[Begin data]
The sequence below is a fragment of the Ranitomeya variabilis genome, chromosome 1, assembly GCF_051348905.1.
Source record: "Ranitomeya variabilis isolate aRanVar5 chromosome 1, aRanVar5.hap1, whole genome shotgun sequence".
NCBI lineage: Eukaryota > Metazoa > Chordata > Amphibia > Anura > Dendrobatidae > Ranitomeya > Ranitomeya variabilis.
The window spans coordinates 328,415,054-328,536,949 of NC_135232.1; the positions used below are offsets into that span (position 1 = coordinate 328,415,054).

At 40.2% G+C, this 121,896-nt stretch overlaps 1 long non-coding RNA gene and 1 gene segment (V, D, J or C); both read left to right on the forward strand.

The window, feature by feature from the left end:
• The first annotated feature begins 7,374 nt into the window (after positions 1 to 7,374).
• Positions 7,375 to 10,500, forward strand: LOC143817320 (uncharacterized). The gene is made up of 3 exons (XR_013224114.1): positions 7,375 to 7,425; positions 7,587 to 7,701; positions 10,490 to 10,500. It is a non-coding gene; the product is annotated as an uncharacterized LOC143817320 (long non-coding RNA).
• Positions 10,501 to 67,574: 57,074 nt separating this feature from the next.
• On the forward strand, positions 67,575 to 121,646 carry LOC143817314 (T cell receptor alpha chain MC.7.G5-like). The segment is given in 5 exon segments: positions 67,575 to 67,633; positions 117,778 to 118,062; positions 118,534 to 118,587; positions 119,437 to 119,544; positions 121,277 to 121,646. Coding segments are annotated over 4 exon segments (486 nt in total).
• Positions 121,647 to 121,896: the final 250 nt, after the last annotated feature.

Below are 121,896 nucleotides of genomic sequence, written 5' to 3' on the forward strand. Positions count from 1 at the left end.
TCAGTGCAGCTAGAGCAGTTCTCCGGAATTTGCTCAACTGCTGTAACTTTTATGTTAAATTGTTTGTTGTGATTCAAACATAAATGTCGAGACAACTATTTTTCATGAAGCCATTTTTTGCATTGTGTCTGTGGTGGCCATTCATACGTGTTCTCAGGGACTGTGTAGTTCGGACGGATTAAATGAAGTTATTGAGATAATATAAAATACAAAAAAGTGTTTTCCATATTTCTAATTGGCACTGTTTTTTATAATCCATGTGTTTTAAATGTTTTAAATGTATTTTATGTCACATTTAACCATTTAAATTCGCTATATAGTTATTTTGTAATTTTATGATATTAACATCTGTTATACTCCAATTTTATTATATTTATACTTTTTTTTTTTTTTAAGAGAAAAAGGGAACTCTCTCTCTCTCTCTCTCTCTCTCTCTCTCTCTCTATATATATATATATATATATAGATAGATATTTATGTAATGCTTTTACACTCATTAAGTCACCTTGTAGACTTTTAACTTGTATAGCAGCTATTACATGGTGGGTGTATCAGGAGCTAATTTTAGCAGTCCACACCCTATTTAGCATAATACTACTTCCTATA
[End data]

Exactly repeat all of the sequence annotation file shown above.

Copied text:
The sequence below is a fragment of the Ranitomeya variabilis genome, chromosome 1, assembly GCF_051348905.1.
Source record: "Ranitomeya variabilis isolate aRanVar5 chromosome 1, aRanVar5.hap1, whole genome shotgun sequence".
NCBI lineage: Eukaryota > Metazoa > Chordata > Amphibia > Anura > Dendrobatidae > Ranitomeya > Ranitomeya variabilis.
The window spans coordinates 328,415,054-328,536,949 of NC_135232.1; the positions used below are offsets into that span (position 1 = coordinate 328,415,054).

At 40.2% G+C, this 121,896-nt stretch overlaps 1 long non-coding RNA gene and 1 gene segment (V, D, J or C); both read left to right on the forward strand.

The window, feature by feature from the left end:
• The first annotated feature begins 7,374 nt into the window (after positions 1 to 7,374).
• Positions 7,375 to 10,500, forward strand: LOC143817320 (uncharacterized). The gene is made up of 3 exons (XR_013224114.1): positions 7,375 to 7,425; positions 7,587 to 7,701; positions 10,490 to 10,500. It is a non-coding gene; the product is annotated as an uncharacterized LOC143817320 (long non-coding RNA).
• Positions 10,501 to 67,574: 57,074 nt separating this feature from the next.
• On the forward strand, positions 67,575 to 121,646 carry LOC143817314 (T cell receptor alpha chain MC.7.G5-like). The segment is given in 5 exon segments: positions 67,575 to 67,633; positions 117,778 to 118,062; positions 118,534 to 118,587; positions 119,437 to 119,544; positions 121,277 to 121,646. Coding segments are annotated over 4 exon segments (486 nt in total).
• Positions 121,647 to 121,896: the final 250 nt, after the last annotated feature.

Below are 121,896 nucleotides of genomic sequence, written 5' to 3' on the forward strand. Positions count from 1 at the left end.
TCAGTGCAGCTAGAGCAGTTCTCCGGAATTTGCTCAACTGCTGTAACTTTTATGTTAAATTGTTTGTTGTGATTCAAACATAAATGTCGAGACAACTATTTTTCATGAAGCCATTTTTTGCATTGTGTCTGTGGTGGCCATTCATACGTGTTCTCAGGGACTGTGTAGTTCGGACGGATTAAATGAAGTTATTGAGATAATATAAAATACAAAAAAGTGTTTTCCATATTTCTAATTGGCACTGTTTTTTATAATCCATGTGTTTTAAATGTTTTAAATGTATTTTATGTCACATTTAACCATTTAAATTCGCTATATAGTTATTTTGTAATTTTATGATATTAACATCTGTTATACTCCAATTTTATTATATTTATACTTTTTTTTTTTTTTAAGAGAAAAAGGGAACTCTCTCTCTCTCTCTCTCTCTCTCTCTCTCTCTCTATATATATATATATATATATAGATAGATATTTATGTAATGCTTTTACACTCATTAAGTCACCTTGTAGACTTTTAACTTGTATAGCAGCTATTACATGGTGGGTGTATCAGGAGCTAATTTTAGCAGTCCACACCCTATTTAGCATAATACTACTTCCTATA